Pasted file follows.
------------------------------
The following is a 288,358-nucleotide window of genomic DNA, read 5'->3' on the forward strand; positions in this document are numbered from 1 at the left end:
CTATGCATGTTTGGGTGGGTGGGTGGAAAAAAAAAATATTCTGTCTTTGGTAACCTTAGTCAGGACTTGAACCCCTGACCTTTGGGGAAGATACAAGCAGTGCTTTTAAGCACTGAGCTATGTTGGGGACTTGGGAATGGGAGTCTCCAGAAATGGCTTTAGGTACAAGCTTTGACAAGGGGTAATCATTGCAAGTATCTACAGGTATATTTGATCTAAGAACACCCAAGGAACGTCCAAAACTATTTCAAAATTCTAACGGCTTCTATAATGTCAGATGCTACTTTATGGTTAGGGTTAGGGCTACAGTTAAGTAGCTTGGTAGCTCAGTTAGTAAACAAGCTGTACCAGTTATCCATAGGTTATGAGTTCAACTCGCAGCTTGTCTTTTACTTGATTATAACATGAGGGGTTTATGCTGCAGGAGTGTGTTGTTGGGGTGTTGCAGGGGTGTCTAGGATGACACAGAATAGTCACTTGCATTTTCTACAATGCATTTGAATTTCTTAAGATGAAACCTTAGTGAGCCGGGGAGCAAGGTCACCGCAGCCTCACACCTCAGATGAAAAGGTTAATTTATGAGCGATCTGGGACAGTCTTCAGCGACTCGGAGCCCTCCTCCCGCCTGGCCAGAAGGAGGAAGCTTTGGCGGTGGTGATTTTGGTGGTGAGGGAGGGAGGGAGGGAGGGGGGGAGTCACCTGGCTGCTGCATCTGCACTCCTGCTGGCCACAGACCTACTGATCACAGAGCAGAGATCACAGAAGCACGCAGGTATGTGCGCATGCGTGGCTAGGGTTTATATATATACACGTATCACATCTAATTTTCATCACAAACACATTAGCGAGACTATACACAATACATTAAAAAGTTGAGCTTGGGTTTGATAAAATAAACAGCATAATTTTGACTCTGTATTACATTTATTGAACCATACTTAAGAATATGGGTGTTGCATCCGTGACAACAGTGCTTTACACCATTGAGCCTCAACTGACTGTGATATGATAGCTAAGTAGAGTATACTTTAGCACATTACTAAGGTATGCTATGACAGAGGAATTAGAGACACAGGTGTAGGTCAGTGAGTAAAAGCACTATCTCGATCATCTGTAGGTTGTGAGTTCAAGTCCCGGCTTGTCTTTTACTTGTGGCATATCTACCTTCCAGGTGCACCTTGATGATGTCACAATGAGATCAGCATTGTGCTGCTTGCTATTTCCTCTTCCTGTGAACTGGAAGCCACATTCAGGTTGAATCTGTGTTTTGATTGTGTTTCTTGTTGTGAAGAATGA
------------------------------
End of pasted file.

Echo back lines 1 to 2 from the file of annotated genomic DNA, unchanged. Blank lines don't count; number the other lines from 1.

The following is a 288,358-nucleotide window of genomic DNA, read 5'->3' on the forward strand; positions in this document are numbered from 1 at the left end:
CTATGCATGTTTGGGTGGGTGGGTGGAAAAAAAAAATATTCTGTCTTTGGTAACCTTAGTCAGGACTTGAACCCCTGACCTTTGGGGAAGATACAAGCAGTGCTTTTAAGCACTGAGCTATGTTGGGGACTTGGGAATGGGAGTCTCCAGAAATGGCTTTAGGTACAAGCTTTGACAAGGGGTAATCATTGCAAGTATCTACAGGTATATTTGATCTAAGAACACCCAAGGAACGTCCAAAACTATTTCAAAATTCTAACGGCTTCTATAATGTCAGATGCTACTTTATGGTTAGGGTTAGGGCTACAGTTAAGTAGCTTGGTAGCTCAGTTAGTAAACAAGCTGTACCAGTTATCCATAGGTTATGAGTTCAACTCGCAGCTTGTCTTTTACTTGATTATAACATGAGGGGTTTATGCTGCAGGAGTGTGTTGTTGGGGTGTTGCAGGGGTGTCTAGGATGACACAGAATAGTCACTTGCATTTTCTACAATGCATTTGAATTTCTTAAGATGAAACCTTAGTGAGCCGGGGAGCAAGGTCACCGCAGCCTCACACCTCAGATGAAAAGGTTAATTTATGAGCGATCTGGGACAGTCTTCAGCGACTCGGAGCCCTCCTCCCGCCTGGCCAGAAGGAGGAAGCTTTGGCGGTGGTGATTTTGGTGGTGAGGGAGGGAGGGAGGGAGGGGGGGAGTCACCTGGCTGCTGCATCTGCACTCCTGCTGGCCACAGACCTACTGATCACAGAGCAGAGATCACAGAAGCACGCAGGTATGTGCGCATGCGTGGCTAGGGTTTATATATATACACGTATCACATCTAATTTTCATCACAAACACATTAGCGAGACTATACACAATACATTAAAAAGTTGAGCTTGGGTTTGATAAAATAAACAGCATAATTTTGACTCTGTATTACATTTATTGAACCATACTTAAGAATATGGGTGTTGCATCCGTGACAACAGTGCTTTACACCATTGAGCCTCAACTGACTGTGATATGATAGCTAAGTAGAGTATACTTTAGCACATTACTAAGGTATGCTATGACAGAGGAATTAGAGACACAGGTGTAGGTCAGTGAGTAAAAGCACTATCTCGATCATCTGTAGGTTGTGAGTTCAAGTCCCGGCTTGTCTTTTACTTGTGGCATATCTACCTTCCAGGTGCACCTTGATGATGTCACAATGAGATCAGCATTGTGCTGCTTGCTATTTCCTCTTCCTGTGAACTGGAAGCCACATTCAGGTTGAATCTGTGTTTTGATTGTGTTTCTTGTTGTGAAGAATGA